Nov 16, 2017
Nov 18, 2017
Nov 16, 2017
Nov 15, 2017
|_MG_5100 by tim and jan|
from Welcome to the Saloon!
|The Grimm 11 year old by Ryan Gardner|
from Trick or Treat
|Heron with fish by APenza|
from A Big Year - birds
See some of the most iconic black-and-white photographs throughout history brought to life by a community of colorization enthusiasts and professional retouchers in the new book Retrographic.
Shopping for a photographer? Whether you are one yourself or not, chances are you could use some ideas. From stocking stuffers on up, we've got some photography gift suggestions for every budget.
We're counting down our top 10 most popular sample galleries of 2017. Drum roll please... the #6 spot belongs to none other than the Sigma 85mm F1.4 DH HSM Art.
Read the story behind this gorgeous wedding photo captured at Trolltunga in Norway by husband and wife duo Priscila Valentina Photography. The 14 hour hike in the rain that preceded this shot was TOTALLY worth it.
Go behind the scenes with filmmaker Nick Arcivos, who recently created a beautiful cinematic short film in Paris using only the iPhone X, a couple of gimbals, and a few lights. The results are very impressive.
A Bay Area startup offering a pay-by-the-photo camera service cleverly addresses the pain points photographers experience when they pick up their first DSLR. But can it survive the smartphone?
It's been a big year for software innovations, dual cameras and huge displays. Take a look at our picks for the top smartphone cameras and why we think they stand out.
We're counting down our top 10 most popular sample galleries of 2017. At the #7 spot is the ready-for-any-weather Olympus Tough TG-5.
By combining his skills as a time-lapse filmmaker and an engineer, Julian Tryba created this out-of-this-world creative 'layer-lapse' of New York City that alternates between night and day in time with the music.
Canon Japan's new lineup of novelty camera-themed gifts was just revealed online, including a lens mug and lens thermos, two retro camera-themed USB drives, and a picnic mat.
The Profoto A1 most certainly isn’t for everyone [...] But for those who are used to using the Profoto systems, and want something that pairs seamlessly with the strobes you already have, there is no better companion.
Fujifilm has asked a US district court to clear it of any wrongdoing, after allegedly being threatened with trademark litigation by Polaroid.
While a couple of our reviewers are out testing the Sony a7R III in Arizona, back in Seattle we slapped the camera in front of our studio scene to get a close look at its image quality. See how it stacks up against the competition.
We're counting down our top 10 most popular sample galleries of 2017, and the #8 ranking belongs to the Nikon D7500.
B+W has announced a new aluminum filter holder that offers three slots so users can use multiple filters at the same time. The holder goes with the 2mm thick 100mm square filters it launched earlier this year.
8K video is coming a lot faster than you think, and Blackmagic is ready for it. Meet the DeckLink 8K Pro, a new high performance PCI-E capture and playback card built to handle 'real time high resolution 8K workflows.'
"Glass is everywhere in photography. From Eugène Atget’s reflective vitrines to Lee Friedlander’s sly self-portraiture, photographers have long been in thrall to the visual complications glass can inject into a composition."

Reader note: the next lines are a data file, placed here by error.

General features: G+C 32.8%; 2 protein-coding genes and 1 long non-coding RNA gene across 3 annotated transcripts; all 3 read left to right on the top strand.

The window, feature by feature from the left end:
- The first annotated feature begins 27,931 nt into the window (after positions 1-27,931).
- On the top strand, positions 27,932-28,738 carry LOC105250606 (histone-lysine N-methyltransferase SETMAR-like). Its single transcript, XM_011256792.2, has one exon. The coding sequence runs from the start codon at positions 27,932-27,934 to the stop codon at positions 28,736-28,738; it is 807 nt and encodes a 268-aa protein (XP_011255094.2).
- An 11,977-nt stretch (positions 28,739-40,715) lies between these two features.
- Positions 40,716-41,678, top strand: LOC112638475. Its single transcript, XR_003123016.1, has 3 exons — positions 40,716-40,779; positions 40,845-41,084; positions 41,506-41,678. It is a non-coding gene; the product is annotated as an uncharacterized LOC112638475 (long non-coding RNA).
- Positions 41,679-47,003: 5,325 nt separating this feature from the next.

Former Apple Aperture lead developer Nik Bhatt has designed an iOS app called RAW Power that lets you edit raw photos from your professional camera using your phone and tablet.... color us intrigued.
Advertising photographer Blair Bunting got his hands on the new Microsoft Surface Book 2, and it blew him away. Bye bye MacBook Pro...
The OnePlus 5T retains many of the 5's features and specs, but comes with an edge-to-edge display and a dual-camera that is optimized for low light.
Sony's recently announced IMX461 backside illuminated medium format sensor will bring 100MP resolution and almost 2x the speed to the next-gen Fuji GFX and Hasselblad X1D.
With the ‘Rent a Hasselblad’ camera equipment renting program, the camera makers is aiming to give enthusiast and professional photographers easier access to its medium-format photography products.
They say seeing is believing, and that's exactly what happened when one DPR staffer took the Google Pixel 2 out for an afternoon shooting under challenging conditions.
We're counting down our top 10 most popular sample galleries of 2017. At the #9 spot we have the Fujifilm GFX 50S, a medium-format camera that took CP+ 2017 by storm.
Instagram is testing a new feature that lets you follow hashtags in addition to people, making it possible to keep track of your favorite #landscapes or #portraits without leaving your home feed.
Despite the gigantic volume of second hand film bodies in existence, it seems there is still a demand for new 35mm SLRs with a retro feel. The latest is a remake of the Ihagee Elbaflex from the 1960s, but with a Nikon F mount.
The Polaroid Insta-Share Moto Mod straps an instant printer directly to your Moto Z smartphone, so you can print your photos as soon as you've captured them.
The Mitakon Speedmaster 135mm F1.4 lens is being relaunched in 7 different mounts, including: Sony A, Sony E, Canon EF, Nikon F, Fujifilm G, Pentax K, and Leica L. Got an extra three grand lying around?
In January, Kodak announced it would bring back the beloved slide film Ektachrome. The timeline has been pushed back a bit, but Kodak says you can expect to purchase Ektachrome again in 2018.
Instagram popularity is threatening some of the most beautiful landscapes in the US, as hordes of 'nature lovers' trample over the same spots over and over again in search of the same exact shot.